How do you troubleshoot code P0503 ?

NOTE: Take note that on applications that use magnetic vehicle speed sensors and reluctor rings, it may become necessary to employ an oscilloscope to diagnose some types of issues, such as broken, damaged, or fractured reluctor rings that are located in inaccessible places- such as inside a transmission or a wheel bearing.

Step 1

Record all fault codes present, as well as all available freeze frame data. This information can be of use should an intermittent fault be diagnosed later on.

NOTE: Pay particular attention to any additional codes that may be present- both active and pending. Note that ABS, and particularly wheel speed sensor related codes often contribute to the setting of P0503, which means that all such codes (and especially if such additional codes precede P0503) must be investigated and resolved before a diagnosis and repair of P0503 is attempted. Failure to do this will almost certainly result in a misdiagnosis, and the unnecessary replacement of parts and components.

Step 2

Assuming that there are no additional codes present, refer to the manual to locate and identify all relevant sensors. Note that on some applications there may be more than one vehicle speed sensor, so be sure that ALL relevant sensors are properly identified before starting a diagnostic procedure for this code.

Also, use this time to determine the exact routing, color-coding, and function of each wire in the relevant control circuits to avoid testing the wrong circuit/component later.

Step 3

Once all associated and relevant wiring is properly identified, perform a thorough visual inspection of all wiring. Look for damaged, burnt, shorted, disconnected, or corroded wiring and/or connectors. Make repairs, or replace wiring as required.

NOTE: One of the most common causes of this code is wiring that has rubbed through against the bodywork as a result of the wiring not being secured properly. Therefore, it is imperative that all associated wiring be thoroughly inspected for this kind of damage, since it often results in short circuits.

Step 4

If no visible damage to wiring is found, prepare to perform reference voltage (if applicable), ground, resistance, and continuity tests on all wiring, but be sure to disconnect all wiring from the PCM and other controllers to prevent damage to one or more controllers during resistance and continuity checks.

Compare all obtained readings with the values stated in the manual, and make repairs or replace wiring as required to ensure that all electrical values fall within the ranges specified by the manufacturer.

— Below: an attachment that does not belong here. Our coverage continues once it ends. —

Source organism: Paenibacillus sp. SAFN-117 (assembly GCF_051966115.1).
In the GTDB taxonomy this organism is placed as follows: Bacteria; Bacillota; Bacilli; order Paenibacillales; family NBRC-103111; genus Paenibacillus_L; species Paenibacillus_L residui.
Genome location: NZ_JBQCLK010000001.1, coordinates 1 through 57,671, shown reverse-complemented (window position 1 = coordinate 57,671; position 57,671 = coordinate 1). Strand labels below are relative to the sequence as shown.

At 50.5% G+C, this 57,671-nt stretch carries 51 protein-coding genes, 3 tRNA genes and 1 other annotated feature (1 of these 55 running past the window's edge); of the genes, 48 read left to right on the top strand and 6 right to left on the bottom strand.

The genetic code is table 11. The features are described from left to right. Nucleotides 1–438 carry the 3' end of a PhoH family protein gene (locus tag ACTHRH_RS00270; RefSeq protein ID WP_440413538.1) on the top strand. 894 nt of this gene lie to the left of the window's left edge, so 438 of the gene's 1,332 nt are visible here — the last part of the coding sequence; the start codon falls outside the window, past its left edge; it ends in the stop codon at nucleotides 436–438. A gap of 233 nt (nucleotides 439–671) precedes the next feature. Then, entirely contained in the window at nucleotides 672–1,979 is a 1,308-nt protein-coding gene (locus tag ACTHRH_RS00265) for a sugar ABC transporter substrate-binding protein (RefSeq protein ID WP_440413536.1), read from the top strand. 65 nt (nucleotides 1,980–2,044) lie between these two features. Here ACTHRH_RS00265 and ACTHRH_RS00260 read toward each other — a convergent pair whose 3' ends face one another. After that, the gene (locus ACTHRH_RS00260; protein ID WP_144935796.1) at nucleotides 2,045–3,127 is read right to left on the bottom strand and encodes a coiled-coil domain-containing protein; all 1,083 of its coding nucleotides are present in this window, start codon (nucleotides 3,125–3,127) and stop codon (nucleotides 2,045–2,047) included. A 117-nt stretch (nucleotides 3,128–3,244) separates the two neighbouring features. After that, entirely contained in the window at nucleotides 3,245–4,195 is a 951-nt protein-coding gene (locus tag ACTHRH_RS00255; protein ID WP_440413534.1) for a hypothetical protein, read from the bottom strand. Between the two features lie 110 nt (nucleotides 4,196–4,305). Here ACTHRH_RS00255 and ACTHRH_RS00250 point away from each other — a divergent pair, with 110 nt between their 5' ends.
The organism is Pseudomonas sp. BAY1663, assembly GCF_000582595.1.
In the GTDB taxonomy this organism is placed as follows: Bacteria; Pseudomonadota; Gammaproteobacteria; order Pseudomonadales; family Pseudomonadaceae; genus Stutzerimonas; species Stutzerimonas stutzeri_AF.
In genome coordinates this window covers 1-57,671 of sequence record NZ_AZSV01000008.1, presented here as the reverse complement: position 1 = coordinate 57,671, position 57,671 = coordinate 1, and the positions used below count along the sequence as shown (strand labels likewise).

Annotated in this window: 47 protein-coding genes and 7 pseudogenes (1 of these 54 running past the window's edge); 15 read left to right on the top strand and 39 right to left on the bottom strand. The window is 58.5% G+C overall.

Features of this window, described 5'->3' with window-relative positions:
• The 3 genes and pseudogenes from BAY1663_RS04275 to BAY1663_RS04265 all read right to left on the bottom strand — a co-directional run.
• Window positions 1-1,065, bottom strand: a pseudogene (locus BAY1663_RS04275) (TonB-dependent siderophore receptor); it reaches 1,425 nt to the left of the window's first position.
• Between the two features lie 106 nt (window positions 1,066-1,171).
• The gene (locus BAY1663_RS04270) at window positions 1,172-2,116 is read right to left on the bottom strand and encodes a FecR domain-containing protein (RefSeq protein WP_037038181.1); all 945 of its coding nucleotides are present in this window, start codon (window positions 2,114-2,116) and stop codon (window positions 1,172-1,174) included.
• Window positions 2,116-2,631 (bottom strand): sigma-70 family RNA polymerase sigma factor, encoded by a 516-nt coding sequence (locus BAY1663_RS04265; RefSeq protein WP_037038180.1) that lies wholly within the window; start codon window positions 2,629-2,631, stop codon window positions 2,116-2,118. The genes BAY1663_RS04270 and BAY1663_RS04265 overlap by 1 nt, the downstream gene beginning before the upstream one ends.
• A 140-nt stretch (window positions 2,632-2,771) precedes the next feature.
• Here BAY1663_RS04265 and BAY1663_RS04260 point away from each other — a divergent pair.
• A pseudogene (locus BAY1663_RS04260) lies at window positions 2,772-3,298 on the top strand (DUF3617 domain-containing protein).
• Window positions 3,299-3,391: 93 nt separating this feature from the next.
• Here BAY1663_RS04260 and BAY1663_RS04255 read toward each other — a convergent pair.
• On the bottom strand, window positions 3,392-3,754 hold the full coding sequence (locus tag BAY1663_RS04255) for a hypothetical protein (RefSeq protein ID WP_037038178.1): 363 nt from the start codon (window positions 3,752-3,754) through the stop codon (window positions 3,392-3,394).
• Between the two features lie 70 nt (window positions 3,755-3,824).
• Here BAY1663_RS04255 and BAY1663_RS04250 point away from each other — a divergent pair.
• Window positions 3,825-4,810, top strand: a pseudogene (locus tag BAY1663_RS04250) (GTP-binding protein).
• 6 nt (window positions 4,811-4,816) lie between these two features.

Note that the affected sensors form part of their control circuits, and as such, all relevant and affected sensors must be tested as well. Refer to the manual for the application for details on the correct testing procedures to follow, and replace all sensors that do not comply with the manufacturers’ specifications in any way, or to any degree.

Step 5

If electrical values comply with specifications, remove the vehicle sped sensor, and inspect it for the presence of metal shavings or particles, and especially sensors that are located on the transmission.

An accumulation of metal particles on a magnetic sensor can seriously affect the operation of that sensor, but more importantly, an excessive accumulation of metal particles indicates serious mechanical trouble inside the transmission. Nonetheless, remove all metal particles from the sensor, reinstall it, clear all codes, and operate the vehicle normally to see if the code returns.

WARNING: Note that on some applications, some transmission fluid or lubricant may be lost when the vehicle speed sensor is removed. Be prepared for this, and be sure to replace all the fluid/lubricant that is lost in this way to prevent possible damage to the transmission later on.

NOTE:  On sensors that are gear driven, inspect the small driven gear on the end of the sensor for any signs of damage, or abnormal wear. Note that this gear is usually made of a soft plastic material, and it does not take much damage to cause it to slip on the steel drive gear in the transmission. In fact, any wear on the driven gear should be suspected of being the cause of this code, but be sure to replace the entire sensor with a unit that has the same number of teeth on the gear as the original both to maintain the systems’ calibration, and to ensure that the sensor fits the application. Clear all codes after the sensor replacement, and operate the vehicle normally to see if the code returns.

Step 6

If the code persists, but all electrical values check out, all sensors conform to the manufacturers’ specifications, and there is no damage to wiring, suspect either a faulty PCM or a defective reluctor ring where a reluctor ring is used in conjunction with the vehicle speed sensor.

However, PCM failure is rare, which means that a defective reluctor ring is the more likely cause, but in many cases, the reluctor ring is not accessible, or gaining access to it may require the disassembly and/or of unrelated parts. If a defective reluctor ring is suspected, the wiser option would be to refer the vehicle to the dealer, or other competent repair shop for professional diagnosis and repair.

Codes Related to P0503

  • P0500 – Relates to “Vehicle Speed Sensor “A” Malfunction”
  • P0501 – Relates to “Vehicle Speed Sensor “A” Range/Performance”
  • P0502 – Relates to “Vehicle Speed Sensor “A” Low Input”